Myanmar could be close to testing nuclear bomb: Report
     
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  3. LETHALFORCE

    LETHALFORCE Moderator Moderator

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    This means Bangladesh will have to get a nuke from Pakistan, this will be the next country Pakistan proliferates too.
     
  4. I-G

    I-G Tihar Jail Banned

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    that would happen after myanmar get it on first place ..

    North Korea serves Chinese agendas .. Chinese angle seems more in this Myanmar nukes issue .
     
  5. LETHALFORCE

    LETHALFORCE Moderator Moderator

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    who else has proliferated nukes thru out Asia??
     
  6. I-G

    I-G Tihar Jail Banned

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    its China ....
     
  7. LETHALFORCE

    LETHALFORCE Moderator Moderator

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    China has taken sides and they have chosen Burma over Bangladesh.
     
  8. SATISH

    SATISH DFI Technocrat Stars and Ambassadors

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    I heard the Russians are building a Civilian reactor for Bangladesh? Is it true?
     
  9. I-G

    I-G Tihar Jail Banned

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    And u think that pakistan will go against China and give Nukes to bangladesh ?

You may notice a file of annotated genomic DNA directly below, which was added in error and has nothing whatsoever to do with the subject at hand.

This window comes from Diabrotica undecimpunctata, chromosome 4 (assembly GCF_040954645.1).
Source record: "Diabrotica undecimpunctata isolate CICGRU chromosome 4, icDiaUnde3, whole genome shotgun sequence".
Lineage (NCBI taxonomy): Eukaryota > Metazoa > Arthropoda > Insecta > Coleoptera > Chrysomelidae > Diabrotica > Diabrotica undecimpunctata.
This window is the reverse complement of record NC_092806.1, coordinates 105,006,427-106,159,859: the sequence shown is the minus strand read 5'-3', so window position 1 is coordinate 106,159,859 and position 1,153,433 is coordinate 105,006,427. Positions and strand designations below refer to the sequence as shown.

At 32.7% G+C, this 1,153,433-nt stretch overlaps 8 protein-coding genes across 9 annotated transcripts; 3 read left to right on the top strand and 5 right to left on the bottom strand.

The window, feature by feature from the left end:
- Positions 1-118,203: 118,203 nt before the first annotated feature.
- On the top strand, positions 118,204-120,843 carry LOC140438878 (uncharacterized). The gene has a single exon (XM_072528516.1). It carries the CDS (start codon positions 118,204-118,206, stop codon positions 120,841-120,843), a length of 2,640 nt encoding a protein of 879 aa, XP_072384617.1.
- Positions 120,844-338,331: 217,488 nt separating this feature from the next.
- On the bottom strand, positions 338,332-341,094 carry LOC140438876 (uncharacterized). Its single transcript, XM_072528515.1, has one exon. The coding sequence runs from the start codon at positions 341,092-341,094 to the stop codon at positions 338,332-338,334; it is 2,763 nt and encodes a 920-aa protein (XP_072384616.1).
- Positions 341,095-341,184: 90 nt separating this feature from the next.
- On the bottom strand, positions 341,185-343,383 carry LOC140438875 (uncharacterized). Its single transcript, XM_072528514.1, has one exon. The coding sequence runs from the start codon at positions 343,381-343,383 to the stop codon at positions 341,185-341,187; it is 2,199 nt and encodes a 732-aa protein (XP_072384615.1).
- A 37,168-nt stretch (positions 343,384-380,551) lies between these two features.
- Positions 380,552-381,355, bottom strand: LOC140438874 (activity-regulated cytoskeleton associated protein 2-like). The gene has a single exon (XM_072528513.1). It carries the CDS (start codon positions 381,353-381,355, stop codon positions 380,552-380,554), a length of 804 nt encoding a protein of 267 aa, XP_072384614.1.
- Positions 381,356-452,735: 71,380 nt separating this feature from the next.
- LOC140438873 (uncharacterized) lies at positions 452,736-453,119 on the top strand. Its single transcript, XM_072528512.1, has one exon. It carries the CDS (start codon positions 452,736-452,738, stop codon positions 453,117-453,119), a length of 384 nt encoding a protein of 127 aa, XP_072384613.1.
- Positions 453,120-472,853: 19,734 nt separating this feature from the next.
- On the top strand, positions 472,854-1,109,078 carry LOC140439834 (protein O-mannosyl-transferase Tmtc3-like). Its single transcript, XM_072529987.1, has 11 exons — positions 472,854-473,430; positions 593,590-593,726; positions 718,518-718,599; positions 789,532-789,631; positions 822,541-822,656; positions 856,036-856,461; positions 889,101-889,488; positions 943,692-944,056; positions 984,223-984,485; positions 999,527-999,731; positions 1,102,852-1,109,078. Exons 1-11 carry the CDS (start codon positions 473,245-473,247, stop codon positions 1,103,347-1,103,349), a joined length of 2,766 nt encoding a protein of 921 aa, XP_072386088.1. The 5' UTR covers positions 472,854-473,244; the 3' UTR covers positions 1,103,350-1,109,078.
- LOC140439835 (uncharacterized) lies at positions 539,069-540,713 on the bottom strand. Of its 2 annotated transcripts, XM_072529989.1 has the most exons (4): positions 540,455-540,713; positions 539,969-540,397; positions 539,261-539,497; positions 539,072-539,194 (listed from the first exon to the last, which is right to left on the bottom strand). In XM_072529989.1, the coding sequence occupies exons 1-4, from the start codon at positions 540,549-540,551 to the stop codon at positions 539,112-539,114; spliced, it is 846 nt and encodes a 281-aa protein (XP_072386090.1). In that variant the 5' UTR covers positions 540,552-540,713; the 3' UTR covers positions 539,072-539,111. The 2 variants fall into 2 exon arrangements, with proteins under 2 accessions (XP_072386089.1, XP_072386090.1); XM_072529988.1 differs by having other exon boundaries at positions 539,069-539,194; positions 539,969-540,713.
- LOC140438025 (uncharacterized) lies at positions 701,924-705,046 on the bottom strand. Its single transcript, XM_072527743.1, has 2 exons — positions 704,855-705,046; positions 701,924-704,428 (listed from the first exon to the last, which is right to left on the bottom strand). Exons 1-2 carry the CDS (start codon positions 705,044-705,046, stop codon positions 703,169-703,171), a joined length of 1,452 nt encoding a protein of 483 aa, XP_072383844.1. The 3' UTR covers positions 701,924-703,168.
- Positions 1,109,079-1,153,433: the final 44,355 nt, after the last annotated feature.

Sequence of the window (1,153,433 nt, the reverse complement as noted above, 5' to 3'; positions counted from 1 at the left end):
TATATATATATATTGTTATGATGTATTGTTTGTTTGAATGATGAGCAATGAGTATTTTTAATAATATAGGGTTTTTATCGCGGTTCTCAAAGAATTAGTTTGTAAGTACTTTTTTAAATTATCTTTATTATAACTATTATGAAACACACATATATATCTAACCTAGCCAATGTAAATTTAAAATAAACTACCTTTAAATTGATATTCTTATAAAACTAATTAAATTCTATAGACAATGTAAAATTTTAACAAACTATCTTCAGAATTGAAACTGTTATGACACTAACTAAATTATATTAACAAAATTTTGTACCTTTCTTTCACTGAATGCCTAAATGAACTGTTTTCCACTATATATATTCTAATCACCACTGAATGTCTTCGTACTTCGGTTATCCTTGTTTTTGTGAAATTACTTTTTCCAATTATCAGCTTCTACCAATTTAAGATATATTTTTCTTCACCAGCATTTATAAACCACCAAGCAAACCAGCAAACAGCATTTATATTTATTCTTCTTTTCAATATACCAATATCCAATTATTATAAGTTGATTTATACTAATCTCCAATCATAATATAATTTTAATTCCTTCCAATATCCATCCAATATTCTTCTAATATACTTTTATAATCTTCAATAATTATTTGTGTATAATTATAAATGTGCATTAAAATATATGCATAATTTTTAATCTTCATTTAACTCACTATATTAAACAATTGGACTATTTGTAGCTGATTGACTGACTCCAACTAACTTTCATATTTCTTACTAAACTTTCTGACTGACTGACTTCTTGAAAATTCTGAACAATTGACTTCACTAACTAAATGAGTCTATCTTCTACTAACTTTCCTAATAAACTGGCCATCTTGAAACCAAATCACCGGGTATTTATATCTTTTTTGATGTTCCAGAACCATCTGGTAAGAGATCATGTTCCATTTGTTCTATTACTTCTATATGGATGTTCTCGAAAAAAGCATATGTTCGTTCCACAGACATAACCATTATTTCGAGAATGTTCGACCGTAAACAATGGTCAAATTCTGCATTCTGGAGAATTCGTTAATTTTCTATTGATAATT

10. LETHALFORCE

    LETHALFORCE Moderator Moderator

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    covertly-yes
     
  11. I-G

    I-G Tihar Jail Banned

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    and what makes u think so ?
     
  12. I-G

    I-G Tihar Jail Banned

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    Myanmar building nuke reactor, says media report
    TNN 2 August 2009, 01:57pm IST



    NEW DELHI: After Iran and North Korea, the next international pariah to be accused of having nuclear ambitions is Myanmar.


    A report in the `Sydney Morning Herald' on Saturday quotes two Myanmarese defectors as saying that the Myanmar junta was secretly building a nuclear reactor and plutonium extraction facility with North Korea's help, with the aim of acquiring its first nuclear bomb in five years.

    According to the report, "The secret complex, much of it in caves tunnelled into a mountain at Naung Laing in northern Burma, runs parallel to a civilian reactor being built at another site by Russia that both the Russians and Burmese say will be put under international safeguards."

    One of the defectors was described as an "officer with a secret nuclear battalion in the Burmese army who was sent to Moscow for two years' training". The other, it said, "was a former executive of the leading regime business partner, Htoo Trading, who handled nuclear contracts with Russia and North Korea".